First, it is peculiar that on the South Park coaling and water facilities only coincided at Denver, Como, Dickey, Leadville, (Hancock), Pitkin and Gunnison. No wonder this was an expensive railroad to operate: trains could rarely stop for fuel and water at the same place! Okay, maybe it was only at Pine Grove.
Here is a compilation for coaling locations from the 1922 Timetable (with some help from other sources).
I did not include the coaling platforms that were likely at Boreas, Climax, Hancock and Alpine Tunnel, as these were not listed (though if popular demand asks for it, I will include them and any other corrections). Note that coal docks are about 40 miles apart.
What got me thinking about this is how many carloads of coal a locomotive requires. John was kind enough to log all of the D&RGW tender capacities in his post on C&S #70, but I cannot find that he compiled C&S tender capacities anywhere. What's up with that John? Anyway, knowing the tender capacity (heaped) would tell us how many carloads need to be delivered at Dickey or Pine Grove. One can imagine that those four-locomotive freights pounding up Platte Canon required an extra locomotive just to haul the coal to refuel the train!
In contrast, here is the data I could find on watering holes:
I am sure there are some missing tanks here. Some moved, and a few were abandoned. I find it hard to believe there is not a tank between Como and Bakers Tank (the latter is not listed on the 1922 timetable, nor is French Gulch or Three Mile). On the other hand Solitude and Kokomo seem redundant. Distance between water tanks averages just under 10 miles, or three water stops for each coal stop. Also of note is the number of water columns and odd spouts (Breck and Mount Princeton) in contrast to the more iconic wooden water tanks. In fact, considering the examples at Dome Rock and Garos, one is apt to conclude there is no such thing as at typical South Park water tank.
According to Poor in his Denver, South Park . . ., Grant, MP 66.15, at one time had a 47,500 gallon tank that was removed "prior to 1912".
Since Grant was only 3 miles below Webster, the tank spacing here is pretty close. I suspect westbound trains may have added additional helpers here for Kenosha, as light engines assigned as helpers could come over from Como and turn on the wye (none at Webster), take water and also coal if needed (Poor list a 13 x 363 foot coal bin as well). Or, when Kenosha was blockaded with snow, this might have been as far west as trains got during some winter months.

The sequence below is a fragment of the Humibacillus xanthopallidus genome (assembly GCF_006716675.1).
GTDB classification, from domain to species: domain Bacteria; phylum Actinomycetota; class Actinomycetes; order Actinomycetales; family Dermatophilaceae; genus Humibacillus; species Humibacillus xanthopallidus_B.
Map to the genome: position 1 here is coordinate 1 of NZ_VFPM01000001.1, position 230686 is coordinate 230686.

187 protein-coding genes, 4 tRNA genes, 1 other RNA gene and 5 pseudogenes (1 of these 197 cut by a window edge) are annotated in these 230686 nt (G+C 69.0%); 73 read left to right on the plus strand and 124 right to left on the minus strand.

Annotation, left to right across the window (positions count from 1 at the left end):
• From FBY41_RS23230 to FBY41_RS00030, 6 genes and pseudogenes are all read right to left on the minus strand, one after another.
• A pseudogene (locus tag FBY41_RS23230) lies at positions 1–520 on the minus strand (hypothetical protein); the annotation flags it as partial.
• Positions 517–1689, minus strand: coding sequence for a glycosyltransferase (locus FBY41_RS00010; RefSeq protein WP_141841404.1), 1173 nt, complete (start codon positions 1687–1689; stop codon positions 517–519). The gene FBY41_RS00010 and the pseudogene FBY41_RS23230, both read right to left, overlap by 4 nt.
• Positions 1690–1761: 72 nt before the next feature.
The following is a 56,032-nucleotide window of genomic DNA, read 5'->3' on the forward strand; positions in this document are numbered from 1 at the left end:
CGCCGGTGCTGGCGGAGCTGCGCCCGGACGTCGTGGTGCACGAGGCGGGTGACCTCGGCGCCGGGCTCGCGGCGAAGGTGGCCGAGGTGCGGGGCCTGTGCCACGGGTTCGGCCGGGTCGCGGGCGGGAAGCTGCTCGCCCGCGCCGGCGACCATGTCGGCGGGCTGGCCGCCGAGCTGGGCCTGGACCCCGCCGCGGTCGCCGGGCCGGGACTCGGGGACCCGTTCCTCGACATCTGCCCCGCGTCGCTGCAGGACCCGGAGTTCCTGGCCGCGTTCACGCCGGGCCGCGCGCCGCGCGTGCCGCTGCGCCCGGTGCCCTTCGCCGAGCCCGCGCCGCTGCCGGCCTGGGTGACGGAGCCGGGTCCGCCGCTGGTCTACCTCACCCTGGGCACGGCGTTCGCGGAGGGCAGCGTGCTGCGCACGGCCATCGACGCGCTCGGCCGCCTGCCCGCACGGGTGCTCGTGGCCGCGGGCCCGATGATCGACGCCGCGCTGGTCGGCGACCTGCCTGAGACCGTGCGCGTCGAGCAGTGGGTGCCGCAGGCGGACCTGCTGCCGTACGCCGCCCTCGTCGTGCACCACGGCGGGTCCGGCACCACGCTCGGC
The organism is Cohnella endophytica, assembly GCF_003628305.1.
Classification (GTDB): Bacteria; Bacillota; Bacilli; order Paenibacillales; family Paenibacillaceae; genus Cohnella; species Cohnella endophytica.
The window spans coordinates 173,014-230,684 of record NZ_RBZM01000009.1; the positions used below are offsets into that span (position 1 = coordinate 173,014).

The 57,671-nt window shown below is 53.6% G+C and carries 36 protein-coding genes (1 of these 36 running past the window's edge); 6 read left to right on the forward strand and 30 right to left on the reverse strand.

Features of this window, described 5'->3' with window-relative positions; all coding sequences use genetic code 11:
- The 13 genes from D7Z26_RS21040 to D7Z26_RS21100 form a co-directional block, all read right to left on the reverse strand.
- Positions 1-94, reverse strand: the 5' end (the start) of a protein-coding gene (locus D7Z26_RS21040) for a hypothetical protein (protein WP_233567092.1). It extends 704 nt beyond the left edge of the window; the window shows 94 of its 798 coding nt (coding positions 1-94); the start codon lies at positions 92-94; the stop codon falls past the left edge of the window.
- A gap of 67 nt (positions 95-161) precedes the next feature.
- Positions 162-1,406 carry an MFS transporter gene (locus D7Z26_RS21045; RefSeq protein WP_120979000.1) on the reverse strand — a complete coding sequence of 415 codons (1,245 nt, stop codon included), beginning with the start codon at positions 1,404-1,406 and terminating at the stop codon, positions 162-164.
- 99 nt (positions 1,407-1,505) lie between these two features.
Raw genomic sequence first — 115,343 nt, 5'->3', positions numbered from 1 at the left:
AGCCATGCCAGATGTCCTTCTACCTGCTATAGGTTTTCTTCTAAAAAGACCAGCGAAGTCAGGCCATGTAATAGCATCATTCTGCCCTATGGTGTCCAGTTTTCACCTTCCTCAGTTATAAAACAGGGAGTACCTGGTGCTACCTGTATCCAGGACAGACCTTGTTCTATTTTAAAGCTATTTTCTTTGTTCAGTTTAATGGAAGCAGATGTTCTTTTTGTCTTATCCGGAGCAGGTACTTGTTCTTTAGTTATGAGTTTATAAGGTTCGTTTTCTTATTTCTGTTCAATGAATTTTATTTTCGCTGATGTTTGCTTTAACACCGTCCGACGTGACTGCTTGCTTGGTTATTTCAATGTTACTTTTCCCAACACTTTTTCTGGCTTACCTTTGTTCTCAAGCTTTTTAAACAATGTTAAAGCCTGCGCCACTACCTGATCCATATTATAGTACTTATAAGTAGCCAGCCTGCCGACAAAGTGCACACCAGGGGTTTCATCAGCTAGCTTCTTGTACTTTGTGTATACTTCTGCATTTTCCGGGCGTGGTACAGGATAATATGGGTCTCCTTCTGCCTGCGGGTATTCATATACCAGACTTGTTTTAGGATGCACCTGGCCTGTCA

From the one photo of Grant that that I've ever seen that includes the tank, an 1880 photo on page 183 of Mineral Belt I, the tank and coal bin appear to be at the far east end of the siding that was on the south side of the main.
Derrell published an article in the 2006 CNGQ, stating that the tank and original coaling bin were removed between 1893 and 1894. Curious, it seems that the tank would have been convenient in later years, as the "Fish Trains" usually tied up on Sunday night at Grant, turned and returned to Denver the following morning.
Here you go, Keith, a perfectly efficient water and coal station on the South Park -- Grant, early 1880s:
Photo credited to Alex Martin, Richard Ronzio Collection, Mineral Belt I, D.S. Digerness, Sundance Pub. Ltd, 1977, page 183.
The tank and coal bin are in the distance at the east end of the little yard. The wye was located just behind the little pond over the depot (center, 3 chimneys) and isn't clearly visible, perhaps it hasn't been installed yet.
In a typical Union Pacific management decision, the facilities here were deemed too efficient and were removed in 1893 or 1894, according to Derrell's article in the 2006 CNGQ. Derrell also speculated that an engine house might also have been located here, but I can't make one out.
I will display my ignorance and blame it on all of my reference materials being in storage. Are the three "humps" in the second photo of the first batch charcoal kilns? Any idea what the little black piles arrayed around the plot partially hidden by power pole are in the same photo? Almost look like mulch around trees making a grove.
Ocean View DE
On Wednesday, February 25, 2015 4:45 PM, Chris Walker [via C&Sn3 Discussion Forum] <[hidden email]> wrote:
Does that help?
in New Zealand
If you reply to this email, your message will be added to the discussion below:
An update to this thread with the following.
A photo by R. Kindig printed inside the front cover of Mal Ferrell's C&Sng and on pg193 of Mineral Belt V-1 shows the Footings of a former Water Tank at the approaches to Kenosha Pass on the East side of the Wye.
In Klinger's C&S Highline Memories on pg229 there is a picture of the 3-Mile Tank near Leadville: This shows clearly yet another W.T. with Cast Iron support columns w/rod braces of the same type as the 2nd Idaho Springs(4th & 5th Ave) Tank.